In HBO's 'Phoenix Rising,' Evan Rachel Wood Emerges From the Ashes of Abuse to Help Other Survivors
Content warning: This article discusses abuse and domestic violence.
When Evan Rachel Wood met Marilyn Manson (real name: Brian Hugh Warner), she was 18 years old and he was 37. Over the course of their four-year relationship, Evan suffered incredible abuse from Manson. By the time she was ready to speak out and speak up, the statute of limitations had run out. Instead of giving up, she gave of herself.
HBO's two-part documentary Phoenix Rising is the first time we will hear Evan's entire story, as well as those of other survivors who allege that Manson abused them. It also shows us a world that is tailored to keep victims silent, and how Evan fought to change that. So, what happened between Evan Rachel Wood and Marilyn Manson? This is what we know.
What happened between Evan Rachel Wood and Marilyn Manson?
In an Instagram post from Feb. 1, 2021, Evan Rachel Wood told her truth. "The name of my abuser is Brian Warner, also known to the world as Marilyn Manson," she wrote. "He started grooming me as a teenager and horrifically abused me for years." She referenced instances of being brainwashed and "manipulated into submission."
Later that same day, Manson posted a response to his own Instagram denying Wood's accusations. In it, he claimed his "intimate relationships have always been entirely consensual with like-minded partners." Manson blames his persona, stating that it's been a "magnet for controversy." And of course, he ended it by suggesting Wood somehow misunderstood her own experience.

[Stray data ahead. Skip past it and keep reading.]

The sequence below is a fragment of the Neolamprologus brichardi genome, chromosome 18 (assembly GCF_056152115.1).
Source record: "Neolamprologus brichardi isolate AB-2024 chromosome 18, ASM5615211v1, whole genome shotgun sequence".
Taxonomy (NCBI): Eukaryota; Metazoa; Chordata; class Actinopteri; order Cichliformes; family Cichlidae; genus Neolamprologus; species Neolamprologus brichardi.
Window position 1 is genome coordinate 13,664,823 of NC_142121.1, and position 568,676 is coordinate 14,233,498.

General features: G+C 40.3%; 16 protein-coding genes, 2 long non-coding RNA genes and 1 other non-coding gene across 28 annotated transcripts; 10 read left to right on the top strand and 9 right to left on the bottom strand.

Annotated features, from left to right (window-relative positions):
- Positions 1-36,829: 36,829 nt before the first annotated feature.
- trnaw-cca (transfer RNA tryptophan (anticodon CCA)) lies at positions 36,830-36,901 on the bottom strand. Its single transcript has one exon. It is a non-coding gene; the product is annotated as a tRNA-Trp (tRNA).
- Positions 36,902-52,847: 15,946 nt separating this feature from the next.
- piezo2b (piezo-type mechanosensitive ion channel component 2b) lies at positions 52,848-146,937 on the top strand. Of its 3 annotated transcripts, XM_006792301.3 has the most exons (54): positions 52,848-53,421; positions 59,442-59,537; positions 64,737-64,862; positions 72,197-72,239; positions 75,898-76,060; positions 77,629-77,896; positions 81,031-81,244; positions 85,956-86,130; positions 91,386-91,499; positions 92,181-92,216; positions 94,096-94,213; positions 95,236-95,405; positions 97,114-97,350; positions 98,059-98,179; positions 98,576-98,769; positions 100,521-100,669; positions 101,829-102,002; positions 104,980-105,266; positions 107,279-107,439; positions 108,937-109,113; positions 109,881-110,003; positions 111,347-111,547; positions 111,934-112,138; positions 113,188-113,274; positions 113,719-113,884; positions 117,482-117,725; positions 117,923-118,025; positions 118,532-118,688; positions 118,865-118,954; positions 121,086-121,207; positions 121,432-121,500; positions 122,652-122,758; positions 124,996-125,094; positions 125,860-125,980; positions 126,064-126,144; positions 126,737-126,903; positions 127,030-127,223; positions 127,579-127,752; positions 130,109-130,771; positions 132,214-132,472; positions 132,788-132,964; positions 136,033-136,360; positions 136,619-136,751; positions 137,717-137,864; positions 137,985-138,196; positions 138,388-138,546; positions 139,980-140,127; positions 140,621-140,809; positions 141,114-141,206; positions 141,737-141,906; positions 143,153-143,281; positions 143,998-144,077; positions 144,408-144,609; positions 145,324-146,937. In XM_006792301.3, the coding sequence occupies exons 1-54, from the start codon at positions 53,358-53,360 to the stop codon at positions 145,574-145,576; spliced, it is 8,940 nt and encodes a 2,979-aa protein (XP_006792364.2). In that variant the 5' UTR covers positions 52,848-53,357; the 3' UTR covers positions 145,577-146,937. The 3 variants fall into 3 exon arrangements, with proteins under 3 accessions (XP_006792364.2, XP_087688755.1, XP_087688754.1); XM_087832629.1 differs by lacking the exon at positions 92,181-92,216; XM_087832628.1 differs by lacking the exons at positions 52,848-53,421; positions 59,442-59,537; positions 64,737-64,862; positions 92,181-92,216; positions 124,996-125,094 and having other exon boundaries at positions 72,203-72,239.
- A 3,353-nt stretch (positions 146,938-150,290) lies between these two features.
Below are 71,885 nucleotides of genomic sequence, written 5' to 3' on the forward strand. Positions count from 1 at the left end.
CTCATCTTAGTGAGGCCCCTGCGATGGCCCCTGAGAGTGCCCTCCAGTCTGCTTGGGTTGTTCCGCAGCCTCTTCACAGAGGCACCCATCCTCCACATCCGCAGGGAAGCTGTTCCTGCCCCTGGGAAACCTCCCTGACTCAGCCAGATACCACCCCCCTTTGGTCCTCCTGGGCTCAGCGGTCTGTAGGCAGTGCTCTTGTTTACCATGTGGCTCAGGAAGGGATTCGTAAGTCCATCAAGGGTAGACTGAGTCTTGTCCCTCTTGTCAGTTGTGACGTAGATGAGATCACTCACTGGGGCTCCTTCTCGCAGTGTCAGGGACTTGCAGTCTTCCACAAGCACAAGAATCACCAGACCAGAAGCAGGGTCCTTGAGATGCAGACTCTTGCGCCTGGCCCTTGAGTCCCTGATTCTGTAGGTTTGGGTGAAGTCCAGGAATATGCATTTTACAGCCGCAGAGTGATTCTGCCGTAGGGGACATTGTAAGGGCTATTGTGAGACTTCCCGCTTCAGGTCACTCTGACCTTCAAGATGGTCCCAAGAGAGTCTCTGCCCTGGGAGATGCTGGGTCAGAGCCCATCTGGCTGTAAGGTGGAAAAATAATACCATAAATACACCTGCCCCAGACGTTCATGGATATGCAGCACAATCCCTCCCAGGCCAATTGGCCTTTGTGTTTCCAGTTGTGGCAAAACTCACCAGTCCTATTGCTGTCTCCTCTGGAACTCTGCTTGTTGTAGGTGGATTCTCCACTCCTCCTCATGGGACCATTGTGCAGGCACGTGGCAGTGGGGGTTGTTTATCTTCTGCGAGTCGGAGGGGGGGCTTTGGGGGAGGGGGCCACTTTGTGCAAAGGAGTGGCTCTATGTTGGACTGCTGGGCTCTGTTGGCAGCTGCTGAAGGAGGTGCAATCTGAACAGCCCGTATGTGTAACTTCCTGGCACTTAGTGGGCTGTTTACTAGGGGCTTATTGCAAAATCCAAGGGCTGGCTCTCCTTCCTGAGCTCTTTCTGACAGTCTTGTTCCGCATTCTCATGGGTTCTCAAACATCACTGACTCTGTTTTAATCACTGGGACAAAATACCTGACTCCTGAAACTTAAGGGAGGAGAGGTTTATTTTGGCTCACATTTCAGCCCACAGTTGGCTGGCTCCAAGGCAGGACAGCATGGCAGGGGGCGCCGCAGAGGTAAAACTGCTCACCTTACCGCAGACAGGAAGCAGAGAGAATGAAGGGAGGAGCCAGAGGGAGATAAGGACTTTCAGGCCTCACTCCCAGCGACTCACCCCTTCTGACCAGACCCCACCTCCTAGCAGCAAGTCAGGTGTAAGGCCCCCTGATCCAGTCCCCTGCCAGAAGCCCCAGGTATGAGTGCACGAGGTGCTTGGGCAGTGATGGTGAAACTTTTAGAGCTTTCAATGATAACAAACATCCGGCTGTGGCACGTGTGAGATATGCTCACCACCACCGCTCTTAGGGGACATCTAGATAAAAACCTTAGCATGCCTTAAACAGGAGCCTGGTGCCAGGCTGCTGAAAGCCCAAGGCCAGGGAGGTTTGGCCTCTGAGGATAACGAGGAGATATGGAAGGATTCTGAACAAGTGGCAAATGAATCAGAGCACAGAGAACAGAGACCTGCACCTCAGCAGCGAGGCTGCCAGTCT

In an October 2019 video interview with Elle, Evan opened up about her experience. She didn't name Manson at that point, but it's now clear that's who she was speaking about. "Looking back on my relationship now, it was a textbook domestic violence relationship," she said. The grooming came in the form of being "treated like a princess." She said there was a period when things seemed good, but in reality, she was being "lured into this illusion of safety and stability."
People outside of a domestic abuse situation often wonder how it gets to that point. In her conversation with Elle, Evan speaks candidly about the abuse she faced.
In Phoenix Rising, we learn how Evan became an advocate for herself and other survivors.
What can we expect from 'Phoenix Rising'?
When Evan finally found the courage to come forward about her abuse, she was told by an attorney that she was unable to press charges against Manson becomes the statute of limitations on the crimes committed against her had run out. When asked what she could do, she was told she would have to change the law. That is exactly what she did.
According to ABC News, Evan "spoke about being a domestic violence and sexual assault survivor while appearing before the House Judiciary Committee to push for the Sexual Assault Survivors' Bill of Rights Act, and in 2019, she spoke about being a survivor of abuse in front of the California Senate Public Safety Committee in support of the Phoenix Act."
The Phoenix Act, which has since been passed in California, extends the statute of limitations on domestic felonies from three years to five years. In the trailer for the documentary we hear from Evan's mother, as well as her brother Ira. They discuss what they witnessed happening to someone they loved.
We are also given the gift of seeing other survivors come together to provide a very important piece of the survivor puzzle, which is believing them. "We need to make sure this doesn't happen to anybody else," Evan says in the trailer.
Episodes 1 and 2 of Phoenix Rising will be available to stream on HBO Max March 15.
If you or someone you know is experiencing domestic violence, call the National Domestic Violence Hotline at 1-800-799-7233.